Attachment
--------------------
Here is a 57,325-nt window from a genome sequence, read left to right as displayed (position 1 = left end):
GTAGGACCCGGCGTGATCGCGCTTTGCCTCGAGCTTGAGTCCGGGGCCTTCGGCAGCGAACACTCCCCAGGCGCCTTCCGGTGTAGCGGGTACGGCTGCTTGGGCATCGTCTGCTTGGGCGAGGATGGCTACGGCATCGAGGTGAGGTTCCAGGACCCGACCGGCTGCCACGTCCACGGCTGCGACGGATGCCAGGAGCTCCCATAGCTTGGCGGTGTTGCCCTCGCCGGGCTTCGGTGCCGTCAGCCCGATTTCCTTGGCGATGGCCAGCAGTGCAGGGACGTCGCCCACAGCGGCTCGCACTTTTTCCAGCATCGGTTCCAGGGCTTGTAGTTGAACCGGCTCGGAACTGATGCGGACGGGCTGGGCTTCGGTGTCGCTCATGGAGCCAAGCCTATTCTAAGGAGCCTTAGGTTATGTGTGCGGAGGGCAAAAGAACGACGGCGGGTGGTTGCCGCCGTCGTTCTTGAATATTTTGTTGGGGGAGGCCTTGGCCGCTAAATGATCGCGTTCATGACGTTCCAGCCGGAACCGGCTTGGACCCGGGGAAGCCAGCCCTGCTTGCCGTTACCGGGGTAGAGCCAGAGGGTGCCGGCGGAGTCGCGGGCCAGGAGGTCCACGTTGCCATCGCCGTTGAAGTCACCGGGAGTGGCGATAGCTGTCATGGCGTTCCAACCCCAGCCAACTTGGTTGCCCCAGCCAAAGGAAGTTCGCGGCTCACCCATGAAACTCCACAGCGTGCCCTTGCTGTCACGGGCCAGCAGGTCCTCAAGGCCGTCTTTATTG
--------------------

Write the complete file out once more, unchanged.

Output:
Here is a 57,325-nt window from a genome sequence, read left to right as displayed (position 1 = left end):
GTAGGACCCGGCGTGATCGCGCTTTGCCTCGAGCTTGAGTCCGGGGCCTTCGGCAGCGAACACTCCCCAGGCGCCTTCCGGTGTAGCGGGTACGGCTGCTTGGGCATCGTCTGCTTGGGCGAGGATGGCTACGGCATCGAGGTGAGGTTCCAGGACCCGACCGGCTGCCACGTCCACGGCTGCGACGGATGCCAGGAGCTCCCATAGCTTGGCGGTGTTGCCCTCGCCGGGCTTCGGTGCCGTCAGCCCGATTTCCTTGGCGATGGCCAGCAGTGCAGGGACGTCGCCCACAGCGGCTCGCACTTTTTCCAGCATCGGTTCCAGGGCTTGTAGTTGAACCGGCTCGGAACTGATGCGGACGGGCTGGGCTTCGGTGTCGCTCATGGAGCCAAGCCTATTCTAAGGAGCCTTAGGTTATGTGTGCGGAGGGCAAAAGAACGACGGCGGGTGGTTGCCGCCGTCGTTCTTGAATATTTTGTTGGGGGAGGCCTTGGCCGCTAAATGATCGCGTTCATGACGTTCCAGCCGGAACCGGCTTGGACCCGGGGAAGCCAGCCCTGCTTGCCGTTACCGGGGTAGAGCCAGAGGGTGCCGGCGGAGTCGCGGGCCAGGAGGTCCACGTTGCCATCGCCGTTGAAGTCACCGGGAGTGGCGATAGCTGTCATGGCGTTCCAACCCCAGCCAACTTGGTTGCCCCAGCCAAAGGAAGTTCGCGGCTCACCCATGAAACTCCACAGCGTGCCCTTGCTGTCACGGGCCAGCAGGTCCTCAAGGCCGTCTTTATTG